Every now and then I look back through my old files and find gems that did not make the cut a the time of the original shoot. Here are two portraits that I am enjoying now.
Here is a sneak peak from a project I’m working on with Colleen for Humani-T cafe. She is completely redesigning the cafes menu boards, can’t wait to see them completed.
Last week I documented recent works by Australian artist Kate Ward. Her work is diverse to say the very least. Check out more of her sculpture, jewellery, ceramics, and so much more at http://www.kateward.com.au
Woo, an exciting day! Geofs bench was featured on design sites Dezeen AND Gizmodo today! Check it out here and here.
Last week I photographed this stunning bench by local Halifax designer, Geof Ramsay. It was a nice change for me to work on a large scale project, It is very common that I find my self hunched over some thing itty bitty in the studio. Im even in one of the photos (thats me running up the piece). Check out more of his work at http://geoframsay.com.
I have always loved behind the scenes photos. I think it has something to do with the chaos and duct tape that is usually happening/holding the shoot together just out side the camera frame.
Here are two behind the scenes phone snap shots from the gelato shoot and the fruit shoot.
THIS, I am excited about. My vitamin deprived body has been craving fruit all winter, and I’ve been dreaming about photographing this still life for some time now. The perfect collaboration with my sister, Angela of Angela Grace Jewelry.
Self portrait with camera obscura. Incase you don’t already know, you can turn a room onto a camera obscura SO easily.
1. First, black out your windows (I used thick black garbage bags) leaving a small area exposed around the centre of one window for the aperture.
2. Then, take a piece of card board and using a standard hole punch, make a hole and tape the cardboard to the space you left uncovered for it (this is the aperture). Make sure there are no light leeks around the piece of board with the aperture punched in it.
3. Turn out the lights and let your eyes adjust, this may take some time, be patient. Works best at the brightest part of the day, and if you do a really good job of covering ever source of light in the room other than your aperture. Basically what you’ll see is everything out side your window projected onto the walls of the room, in my self portrait you can see the boats outside my window on my walls. If your walls are a dark colour try hanging up a white sheet. Neato!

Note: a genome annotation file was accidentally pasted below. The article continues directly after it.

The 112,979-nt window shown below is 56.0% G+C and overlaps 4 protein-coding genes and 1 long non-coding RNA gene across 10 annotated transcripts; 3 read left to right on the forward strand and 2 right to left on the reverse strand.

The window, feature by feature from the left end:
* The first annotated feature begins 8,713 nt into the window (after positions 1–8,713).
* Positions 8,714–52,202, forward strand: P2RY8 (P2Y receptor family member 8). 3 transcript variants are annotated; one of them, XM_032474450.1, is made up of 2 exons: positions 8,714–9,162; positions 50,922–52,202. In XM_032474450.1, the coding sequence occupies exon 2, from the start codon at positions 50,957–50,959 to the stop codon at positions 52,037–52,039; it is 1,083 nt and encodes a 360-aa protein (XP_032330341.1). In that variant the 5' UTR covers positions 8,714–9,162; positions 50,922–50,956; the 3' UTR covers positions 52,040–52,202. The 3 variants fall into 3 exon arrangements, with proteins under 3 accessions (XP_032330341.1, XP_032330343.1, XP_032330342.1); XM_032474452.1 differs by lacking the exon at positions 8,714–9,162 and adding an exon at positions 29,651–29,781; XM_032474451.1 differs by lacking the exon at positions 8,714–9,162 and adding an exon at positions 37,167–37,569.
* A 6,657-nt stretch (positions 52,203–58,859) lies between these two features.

The poster, in all of it’s finished glory: The combined effort of myself (photo) and Colleen Sweeney (design). Oh yea, and Humani-T Cafe is hosting gelato by donation day for a very worthy cause, Feed Nova Scotia. Show up, make a donation, eat some gelato.
These are the very first images shot in my brand new studio space! They are for a poster in the works from Colleen.
Some of my favourites from our trip to LA this month… I miss it already.
These are a mix of disposable camera, digital point and shoot and digital SLR.
I would like to thank the folks who made it to the opening of The Extra Curricular Art Club’s most recent group show at The View Point Gallery in Halifax last Thursday. Also, a big thanks to those who joined us for the artist’s talk this afternoon.
The photographs will be exhibited at The View Point until March 30th, Wednesday to Sunday, 12 to 5.
I also wanted to share this photograph (currently exhibited at the gallery), I call it “Slag Mountain.” It’s always been one of my favourite images. I took this photograph in 2006 with my brother. He helped me carry the view camera and tripod to get a closer view of what we knew as the mountainous pile of slag that had always loomed over our family’s neighbourhood. The image is also a perfect representation of what I’ve always tried to convey with my images from home: a beautiful, complicated mess.